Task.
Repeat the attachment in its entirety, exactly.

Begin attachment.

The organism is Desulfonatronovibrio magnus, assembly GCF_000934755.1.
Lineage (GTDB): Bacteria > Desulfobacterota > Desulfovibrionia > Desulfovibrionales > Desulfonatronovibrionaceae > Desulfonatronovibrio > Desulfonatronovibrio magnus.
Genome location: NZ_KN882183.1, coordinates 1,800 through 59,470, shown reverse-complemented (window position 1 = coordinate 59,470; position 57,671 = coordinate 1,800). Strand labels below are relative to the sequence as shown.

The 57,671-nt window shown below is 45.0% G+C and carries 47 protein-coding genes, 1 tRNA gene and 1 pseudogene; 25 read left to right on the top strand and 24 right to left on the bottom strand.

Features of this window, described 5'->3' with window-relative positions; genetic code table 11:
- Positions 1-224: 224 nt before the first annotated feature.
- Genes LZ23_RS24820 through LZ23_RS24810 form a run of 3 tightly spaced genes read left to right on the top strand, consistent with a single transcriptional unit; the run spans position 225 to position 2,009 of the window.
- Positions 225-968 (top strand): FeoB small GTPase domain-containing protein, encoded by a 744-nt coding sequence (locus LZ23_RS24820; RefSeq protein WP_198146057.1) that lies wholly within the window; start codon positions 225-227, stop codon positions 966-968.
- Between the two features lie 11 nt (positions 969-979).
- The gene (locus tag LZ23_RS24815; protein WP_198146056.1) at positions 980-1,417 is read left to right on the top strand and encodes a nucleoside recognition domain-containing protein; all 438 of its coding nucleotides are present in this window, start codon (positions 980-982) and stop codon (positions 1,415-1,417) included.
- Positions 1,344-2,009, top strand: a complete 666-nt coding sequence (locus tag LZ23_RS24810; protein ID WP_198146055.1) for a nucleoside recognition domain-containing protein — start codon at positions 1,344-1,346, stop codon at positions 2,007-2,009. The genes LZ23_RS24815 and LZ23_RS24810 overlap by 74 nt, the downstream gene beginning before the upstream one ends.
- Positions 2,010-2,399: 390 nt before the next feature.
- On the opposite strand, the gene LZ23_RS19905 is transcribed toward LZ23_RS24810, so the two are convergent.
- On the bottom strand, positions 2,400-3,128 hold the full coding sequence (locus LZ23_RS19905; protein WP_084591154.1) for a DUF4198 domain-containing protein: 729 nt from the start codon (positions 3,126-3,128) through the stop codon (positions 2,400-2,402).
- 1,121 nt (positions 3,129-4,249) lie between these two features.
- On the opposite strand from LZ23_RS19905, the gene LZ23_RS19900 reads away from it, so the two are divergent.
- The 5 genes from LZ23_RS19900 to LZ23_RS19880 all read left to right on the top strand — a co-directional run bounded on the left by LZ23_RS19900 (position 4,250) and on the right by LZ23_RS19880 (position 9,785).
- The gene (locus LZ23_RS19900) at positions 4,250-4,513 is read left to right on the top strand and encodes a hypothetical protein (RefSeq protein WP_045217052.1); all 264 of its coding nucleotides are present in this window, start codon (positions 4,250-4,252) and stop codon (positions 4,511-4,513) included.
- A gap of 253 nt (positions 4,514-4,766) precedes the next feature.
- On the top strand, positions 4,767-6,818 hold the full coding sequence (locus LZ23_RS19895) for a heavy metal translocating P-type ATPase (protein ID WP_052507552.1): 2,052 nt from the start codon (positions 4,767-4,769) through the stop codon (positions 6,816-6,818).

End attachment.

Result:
The organism is Desulfonatronovibrio magnus, assembly GCF_000934755.1.
Lineage (GTDB): Bacteria > Desulfobacterota > Desulfovibrionia > Desulfovibrionales > Desulfonatronovibrionaceae > Desulfonatronovibrio > Desulfonatronovibrio magnus.
Genome location: NZ_KN882183.1, coordinates 1,800 through 59,470, shown reverse-complemented (window position 1 = coordinate 59,470; position 57,671 = coordinate 1,800). Strand labels below are relative to the sequence as shown.

The 57,671-nt window shown below is 45.0% G+C and carries 47 protein-coding genes, 1 tRNA gene and 1 pseudogene; 25 read left to right on the top strand and 24 right to left on the bottom strand.

Features of this window, described 5'->3' with window-relative positions; genetic code table 11:
- Positions 1-224: 224 nt before the first annotated feature.
- Genes LZ23_RS24820 through LZ23_RS24810 form a run of 3 tightly spaced genes read left to right on the top strand, consistent with a single transcriptional unit; the run spans position 225 to position 2,009 of the window.
- Positions 225-968 (top strand): FeoB small GTPase domain-containing protein, encoded by a 744-nt coding sequence (locus LZ23_RS24820; RefSeq protein WP_198146057.1) that lies wholly within the window; start codon positions 225-227, stop codon positions 966-968.
- Between the two features lie 11 nt (positions 969-979).
- The gene (locus tag LZ23_RS24815; protein WP_198146056.1) at positions 980-1,417 is read left to right on the top strand and encodes a nucleoside recognition domain-containing protein; all 438 of its coding nucleotides are present in this window, start codon (positions 980-982) and stop codon (positions 1,415-1,417) included.
- Positions 1,344-2,009, top strand: a complete 666-nt coding sequence (locus tag LZ23_RS24810; protein ID WP_198146055.1) for a nucleoside recognition domain-containing protein — start codon at positions 1,344-1,346, stop codon at positions 2,007-2,009. The genes LZ23_RS24815 and LZ23_RS24810 overlap by 74 nt, the downstream gene beginning before the upstream one ends.
- Positions 2,010-2,399: 390 nt before the next feature.
- On the opposite strand, the gene LZ23_RS19905 is transcribed toward LZ23_RS24810, so the two are convergent.
- On the bottom strand, positions 2,400-3,128 hold the full coding sequence (locus LZ23_RS19905; protein WP_084591154.1) for a DUF4198 domain-containing protein: 729 nt from the start codon (positions 3,126-3,128) through the stop codon (positions 2,400-2,402).
- 1,121 nt (positions 3,129-4,249) lie between these two features.
- On the opposite strand from LZ23_RS19905, the gene LZ23_RS19900 reads away from it, so the two are divergent.
- The 5 genes from LZ23_RS19900 to LZ23_RS19880 all read left to right on the top strand — a co-directional run bounded on the left by LZ23_RS19900 (position 4,250) and on the right by LZ23_RS19880 (position 9,785).
- The gene (locus LZ23_RS19900) at positions 4,250-4,513 is read left to right on the top strand and encodes a hypothetical protein (RefSeq protein WP_045217052.1); all 264 of its coding nucleotides are present in this window, start codon (positions 4,250-4,252) and stop codon (positions 4,511-4,513) included.
- A gap of 253 nt (positions 4,514-4,766) precedes the next feature.
- On the top strand, positions 4,767-6,818 hold the full coding sequence (locus LZ23_RS19895) for a heavy metal translocating P-type ATPase (protein ID WP_052507552.1): 2,052 nt from the start codon (positions 4,767-4,769) through the stop codon (positions 6,816-6,818).